Situated on the Mediterranean coast of France, Perpignan is a convention city, university town, business center, and has close contacts with the richest regions of Spain. Like Sarasota, it is a cultural mecca, and offers numerous monuments, churches, castles and manors, all of which are elegant witnesses to the brilliant history of this sunny coastal town. It became a sister city to Sarasota in the fall of 1994.
Perpignan is the capital of the département of Pyrénées- Orientales. It is located on the Têt River, 8 miles west of the Mediterranean and 19 miles north of the modern Spanish border. Catalonia stradles the border, so Catalan culture is dominant in the language and cuisine. Perpignan was the capital of the old Catalan province of Roussillon, under the Counts of Roussillon.
In 1172 it became the possession of Jaime (James) I, King of Aragon. When he died, his realm was divided between his sons. His younger son, also called Jaime, inherited the Kingdom of Majorca which included the Roussillon, Majorca and other Mediterannean possessions. Jaime was the first of three hereditary kings of Majorca. They made the city their capital between 1276 and 1344. Perpignan was a stronghold town throughout the middle ages.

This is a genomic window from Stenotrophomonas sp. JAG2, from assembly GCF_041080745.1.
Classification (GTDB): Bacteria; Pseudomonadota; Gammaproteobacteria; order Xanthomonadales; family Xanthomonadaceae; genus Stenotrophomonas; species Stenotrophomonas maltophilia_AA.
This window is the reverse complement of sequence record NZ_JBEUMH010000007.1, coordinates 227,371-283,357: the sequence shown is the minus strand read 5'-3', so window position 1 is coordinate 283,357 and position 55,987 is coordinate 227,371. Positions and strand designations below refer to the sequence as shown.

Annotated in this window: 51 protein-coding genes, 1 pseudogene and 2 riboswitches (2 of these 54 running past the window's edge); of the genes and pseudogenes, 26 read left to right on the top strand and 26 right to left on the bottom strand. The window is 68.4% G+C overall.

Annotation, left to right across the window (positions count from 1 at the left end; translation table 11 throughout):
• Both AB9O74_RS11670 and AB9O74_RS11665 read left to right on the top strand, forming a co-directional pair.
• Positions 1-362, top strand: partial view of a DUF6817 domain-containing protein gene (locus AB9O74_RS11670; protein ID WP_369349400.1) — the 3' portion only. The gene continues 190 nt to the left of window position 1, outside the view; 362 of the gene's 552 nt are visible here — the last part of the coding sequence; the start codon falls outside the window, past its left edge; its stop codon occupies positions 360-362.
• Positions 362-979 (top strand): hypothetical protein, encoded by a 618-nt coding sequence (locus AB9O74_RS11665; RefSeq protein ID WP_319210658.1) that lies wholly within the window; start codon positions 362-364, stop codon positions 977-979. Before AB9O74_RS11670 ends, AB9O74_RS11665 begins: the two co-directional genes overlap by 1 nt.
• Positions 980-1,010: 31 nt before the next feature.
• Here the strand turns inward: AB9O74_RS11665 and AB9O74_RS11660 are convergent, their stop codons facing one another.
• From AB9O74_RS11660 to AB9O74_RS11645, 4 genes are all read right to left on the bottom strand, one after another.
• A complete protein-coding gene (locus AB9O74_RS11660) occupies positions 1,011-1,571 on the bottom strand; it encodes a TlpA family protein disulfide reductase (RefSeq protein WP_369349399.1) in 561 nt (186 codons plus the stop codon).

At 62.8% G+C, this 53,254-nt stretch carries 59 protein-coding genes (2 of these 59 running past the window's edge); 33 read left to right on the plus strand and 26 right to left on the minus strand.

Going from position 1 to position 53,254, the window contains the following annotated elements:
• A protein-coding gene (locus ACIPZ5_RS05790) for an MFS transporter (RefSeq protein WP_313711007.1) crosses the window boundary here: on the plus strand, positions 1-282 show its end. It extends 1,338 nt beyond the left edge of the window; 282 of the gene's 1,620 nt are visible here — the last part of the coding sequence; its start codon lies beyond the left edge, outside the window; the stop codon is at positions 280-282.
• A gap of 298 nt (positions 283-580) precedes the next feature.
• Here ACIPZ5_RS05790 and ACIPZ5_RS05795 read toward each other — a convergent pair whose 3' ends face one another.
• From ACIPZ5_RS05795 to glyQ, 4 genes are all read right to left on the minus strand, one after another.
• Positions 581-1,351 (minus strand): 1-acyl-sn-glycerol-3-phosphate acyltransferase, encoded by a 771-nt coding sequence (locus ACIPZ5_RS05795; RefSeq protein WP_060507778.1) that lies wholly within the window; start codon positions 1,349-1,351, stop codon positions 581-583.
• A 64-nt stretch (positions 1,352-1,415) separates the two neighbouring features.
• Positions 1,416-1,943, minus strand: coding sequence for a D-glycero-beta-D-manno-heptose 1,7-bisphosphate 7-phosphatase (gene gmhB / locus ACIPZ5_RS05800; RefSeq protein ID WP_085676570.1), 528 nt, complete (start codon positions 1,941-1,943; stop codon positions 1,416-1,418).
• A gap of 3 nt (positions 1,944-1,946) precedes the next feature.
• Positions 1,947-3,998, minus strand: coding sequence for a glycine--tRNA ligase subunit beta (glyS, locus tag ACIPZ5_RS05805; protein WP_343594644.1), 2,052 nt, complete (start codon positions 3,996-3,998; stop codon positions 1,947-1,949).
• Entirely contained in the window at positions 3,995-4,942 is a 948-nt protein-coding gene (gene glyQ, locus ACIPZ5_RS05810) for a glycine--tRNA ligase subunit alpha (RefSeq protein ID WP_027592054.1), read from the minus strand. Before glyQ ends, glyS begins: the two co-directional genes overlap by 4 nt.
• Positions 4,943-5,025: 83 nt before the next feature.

In 1659 Perpignan became French as result of the Treaty of the Pyrenees. Sadly, the town walls were dismantled towards the end of the 19th Century. During and after the Spanish Civil War (1936-1939) the city received Spanish Republic refugees. After the Algerian independence was conceded in 1960, it became a refuge again, this time of French settlers from North Africa. In 1971, the University of Perpignan was established.
The city has long been a flourishing market Center for the wines, fruit, and vegetables. Most of the produce comes from the rich plain on which the city is located. These plains are alluvial, with plenty of sunshine and water from the Pyrenees. They are also the furthest south in all of France, so historically Perpignan provided the rest of France with the earliest fruit and vegetables each year.